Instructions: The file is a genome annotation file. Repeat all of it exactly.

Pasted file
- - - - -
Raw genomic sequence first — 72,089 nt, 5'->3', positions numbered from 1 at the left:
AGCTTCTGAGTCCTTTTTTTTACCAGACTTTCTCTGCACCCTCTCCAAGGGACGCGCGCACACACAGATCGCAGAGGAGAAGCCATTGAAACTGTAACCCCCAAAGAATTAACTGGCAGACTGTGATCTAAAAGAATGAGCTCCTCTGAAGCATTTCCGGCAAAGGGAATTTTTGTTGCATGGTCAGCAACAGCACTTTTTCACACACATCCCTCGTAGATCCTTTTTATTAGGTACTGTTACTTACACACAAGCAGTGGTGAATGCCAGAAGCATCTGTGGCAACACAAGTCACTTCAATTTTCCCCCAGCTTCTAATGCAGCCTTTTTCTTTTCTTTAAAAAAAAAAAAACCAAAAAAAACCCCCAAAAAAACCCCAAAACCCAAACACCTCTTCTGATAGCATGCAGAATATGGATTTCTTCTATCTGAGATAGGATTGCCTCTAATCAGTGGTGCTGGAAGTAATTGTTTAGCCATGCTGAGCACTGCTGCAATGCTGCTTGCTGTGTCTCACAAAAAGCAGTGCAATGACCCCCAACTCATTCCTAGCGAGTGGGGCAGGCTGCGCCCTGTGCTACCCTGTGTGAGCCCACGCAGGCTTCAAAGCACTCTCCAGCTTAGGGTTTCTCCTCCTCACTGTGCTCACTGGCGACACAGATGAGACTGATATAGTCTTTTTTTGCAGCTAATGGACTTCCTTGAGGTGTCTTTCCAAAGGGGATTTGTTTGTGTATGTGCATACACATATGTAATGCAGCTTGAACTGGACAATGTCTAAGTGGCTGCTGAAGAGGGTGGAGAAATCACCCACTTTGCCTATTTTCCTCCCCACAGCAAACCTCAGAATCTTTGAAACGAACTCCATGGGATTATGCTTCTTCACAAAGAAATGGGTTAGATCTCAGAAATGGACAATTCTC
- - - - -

Raw genomic sequence first — 72,089 nt, 5'->3', positions numbered from 1 at the left:
AGCTTCTGAGTCCTTTTTTTTACCAGACTTTCTCTGCACCCTCTCCAAGGGACGCGCGCACACACAGATCGCAGAGGAGAAGCCATTGAAACTGTAACCCCCAAAGAATTAACTGGCAGACTGTGATCTAAAAGAATGAGCTCCTCTGAAGCATTTCCGGCAAAGGGAATTTTTGTTGCATGGTCAGCAACAGCACTTTTTCACACACATCCCTCGTAGATCCTTTTTATTAGGTACTGTTACTTACACACAAGCAGTGGTGAATGCCAGAAGCATCTGTGGCAACACAAGTCACTTCAATTTTCCCCCAGCTTCTAATGCAGCCTTTTTCTTTTCTTTAAAAAAAAAAAAACCAAAAAAAACCCCCAAAAAAACCCCAAAACCCAAACACCTCTTCTGATAGCATGCAGAATATGGATTTCTTCTATCTGAGATAGGATTGCCTCTAATCAGTGGTGCTGGAAGTAATTGTTTAGCCATGCTGAGCACTGCTGCAATGCTGCTTGCTGTGTCTCACAAAAAGCAGTGCAATGACCCCCAACTCATTCCTAGCGAGTGGGGCAGGCTGCGCCCTGTGCTACCCTGTGTGAGCCCACGCAGGCTTCAAAGCACTCTCCAGCTTAGGGTTTCTCCTCCTCACTGTGCTCACTGGCGACACAGATGAGACTGATATAGTCTTTTTTTGCAGCTAATGGACTTCCTTGAGGTGTCTTTCCAAAGGGGATTTGTTTGTGTATGTGCATACACATATGTAATGCAGCTTGAACTGGACAATGTCTAAGTGGCTGCTGAAGAGGGTGGAGAAATCACCCACTTTGCCTATTTTCCTCCCCACAGCAAACCTCAGAATCTTTGAAACGAACTCCATGGGATTATGCTTCTTCACAAAGAAATGGGTTAGATCTCAGAAATGGACAATTCTC